Aspects of the present invention are illustrated, merely by way of example, in the accompanying drawings in which:
FIG. 1 is a perspective view of a preferred embodiment of the mounting bracket of the present invention with the bracket configured such that the supported article is in the lowered position;
FIG. 2 is a perspective view of the mounting bracket configured such that the supported article is in the raised position;
FIG. 3 is a detail schematic view of the handle and lever of the bracket showing the manner in which they move relative to one another and co-operate to raise and lower the supported article;
FIG. 4 is a end view of the bracket showing the arrangement of the component parts when the supported article is in the lowered position; and
FIG. 5 is a end view of the bracket showing the arrangement of the component parts when the supported article is in the raised position.
Referring to FIGS. 1 and 2, there is shown a preferred embodiment of a mounting bracket system 1 according to the present invention installed in a cavity 6 (shown by dashed lines) formed in moving vehicle such as a boat or the like. Cavity 6 is dimensioned to receive a first article such as a marine stove or other appliance (not shown) that is required or desired to remain generally level despite movement of the vehicle.
In the illustrated embodiment, the structure comprises two spaced brackets 2 and 4 that are rigidly mounted to opposed walls of open region 6. A generally C-shaped handle 10 extends between the brackets and is pivotally connected at its ends 11 to each bracket at pivot point 12. Each end 11 of handle 10 is also pivotally connected at pivot joint 14 to a lever 16 adapted to pivotally support the appliance. As will be explained in detail below, handle 10, and lever 16 co-operate to permit adjustment of the position of the supported appliance with respect to the brackets and the open cavity 6. In response to pivotal movement of the handle, the mounting bracket system can be adjusted between a position shown in FIG. 1 in which the supported appliance is lowered and stowed within the cavity and a position shown in FIG. 2 in which the supported appliance is raised to a useful operating position.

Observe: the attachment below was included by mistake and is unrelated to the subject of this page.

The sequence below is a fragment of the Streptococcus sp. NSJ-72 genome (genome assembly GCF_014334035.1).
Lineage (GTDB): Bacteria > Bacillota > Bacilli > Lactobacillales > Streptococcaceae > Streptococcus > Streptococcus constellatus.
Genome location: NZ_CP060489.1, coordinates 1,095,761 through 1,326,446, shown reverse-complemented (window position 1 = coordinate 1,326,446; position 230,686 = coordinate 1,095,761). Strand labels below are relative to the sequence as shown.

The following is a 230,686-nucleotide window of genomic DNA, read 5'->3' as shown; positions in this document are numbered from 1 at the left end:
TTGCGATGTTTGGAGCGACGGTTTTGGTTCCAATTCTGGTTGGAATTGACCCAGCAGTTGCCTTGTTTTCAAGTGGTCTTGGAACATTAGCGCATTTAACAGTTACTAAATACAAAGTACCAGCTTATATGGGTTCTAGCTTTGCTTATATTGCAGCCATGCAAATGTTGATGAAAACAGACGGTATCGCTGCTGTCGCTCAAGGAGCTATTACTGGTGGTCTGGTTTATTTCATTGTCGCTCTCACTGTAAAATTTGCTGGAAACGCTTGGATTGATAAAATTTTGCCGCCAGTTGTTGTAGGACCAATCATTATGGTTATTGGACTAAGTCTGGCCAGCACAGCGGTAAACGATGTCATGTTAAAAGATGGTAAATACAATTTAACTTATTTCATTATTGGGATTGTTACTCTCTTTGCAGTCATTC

FIGS. 4 and 5 are detail end views of bracket 2 viewing along the adjacent side wall of cavity 6. Bracket 4 on the opposite side of cavity 6 is identical. FIG. 4 shows the handle and the overall bracket structure in the same position as in FIG. 1, while FIG. 5 corresponds to FIG. 2.